The smell of fall is in the air and with that come the back-to-school traditions: shopping for clothes, shopping for supplies and educators sitting at endless hours of professional staff development.
Traditional PD model: Leave it
In a typical school experience, educators can be certain that as they begin to arrive at their sites, after summer vacation, they will be inundated with hours of presentations on their district’s next new wave of adoptions. While these efforts may be well meaning, it’s the how and what that’s shared that oftentimes bring educators to their knees, begging for these instructional workshops to be over. I can attest to this as after having been a school administrator for 14 years, I too sat through far too many ill-conceived professional development sessions that were clearly irrelevant. Not only that, sadly, I was also an administrator who was obligated to subject my teachers to a series of ineffective professional development trainings. (read more…)
Providing professional development is a fun but challenging job in the world of education. First of all, professional development has been done poorly for so long that it has a bad connotation. Secondly, teachers are very smart and very busy so they are not fooled easily, and they don’t like to have their time wasted.
Over the summer I read a blog post from Kyle Pace about professional development where he talked about three values that made professional development successful: Choice, value and support. As I enter my second year as an e-learning coach where I provide PD on technology integration I have been thinking of ways I can provide those three things to my teachers.
I have created a “Coach’s Menu” through Google Forms in order to provide my teachers with choice and value. I will be using the Concerned Based Adoption Model for support.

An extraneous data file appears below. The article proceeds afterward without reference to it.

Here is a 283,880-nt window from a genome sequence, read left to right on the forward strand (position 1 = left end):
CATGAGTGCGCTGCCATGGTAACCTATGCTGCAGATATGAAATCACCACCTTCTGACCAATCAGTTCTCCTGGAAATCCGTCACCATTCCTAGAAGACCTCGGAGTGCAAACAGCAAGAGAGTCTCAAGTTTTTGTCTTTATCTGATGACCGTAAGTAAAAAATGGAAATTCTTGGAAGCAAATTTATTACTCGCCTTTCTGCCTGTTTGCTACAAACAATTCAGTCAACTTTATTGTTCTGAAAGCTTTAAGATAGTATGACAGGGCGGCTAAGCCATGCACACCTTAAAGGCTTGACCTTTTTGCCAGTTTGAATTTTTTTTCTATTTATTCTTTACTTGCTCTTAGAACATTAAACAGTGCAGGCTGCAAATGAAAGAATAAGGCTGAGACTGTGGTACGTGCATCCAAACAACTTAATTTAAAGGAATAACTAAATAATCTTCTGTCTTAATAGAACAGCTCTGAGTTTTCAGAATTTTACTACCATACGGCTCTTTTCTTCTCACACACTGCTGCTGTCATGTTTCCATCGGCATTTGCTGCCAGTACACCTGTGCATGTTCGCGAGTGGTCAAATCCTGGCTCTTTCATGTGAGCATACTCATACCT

A Coach’s Menu is a really simple idea that I got from a literacy coach in my district. (read more…)
In “We Don’t Need No Stink’n Textbooks,” Tom Whitby convincingly argues that textbooks are as obstructive to learning as they are ubiquitous in American classrooms. He suggests that most teachers’ inability to emerge from their comfort zones — of which textbooks are an essential component — hinders them from utilizing the incomparably better resources available throughout the Internet.
Whitby is certainly correct: Textbooks are an obstacle to learning, and teachers rely on them extensively nonetheless. However, moving beyond textbooks requires a more penetrating solution than curating the Internet under the guise of a digital textbook as suggested in the article. The reliance on textbooks runs deeper than habit; it’s a product of intellectual laziness. To truly move beyond these textbooks, teachers must be forced to confront the fundamental question of our craft, which Whitby mentions at the beginning of his article: “What should we teach?”
In other words, we need to elevate the conversation. (read more…)
Educators returning to the classroom this fall are facing many new challenges, including implementation of the Common Core State Standards. There also is a growing demand and higher expectation for educators to connect digitally with students and to differentiate learning for students’ individual needs.
“Everyone returning to school should understand these challenges and prepare to face them in a very robust and bold way,” says Gene R. Carter, a veteran educator and executive director and CEO of ASCD.
Carter in this interview with SmartBrief’s senior education editor Melissa Greenwood discusses the impact of the Common Core State Standards on schools, how technology is changing the classroom, and highlights one issue that he thinks will be a game changer for America’s schools.
Forty-five states have adopted the Common Core State Standards for both mathematics and English language arts. How will the standards impact educators this school year?
The impact for teachers — many who have spent the summer gearing up for implementation of the standards — is that they may have to adjust their activities so that their classroom practice aligns with the standards and with the assessments that they use to determine student progress. (read more…)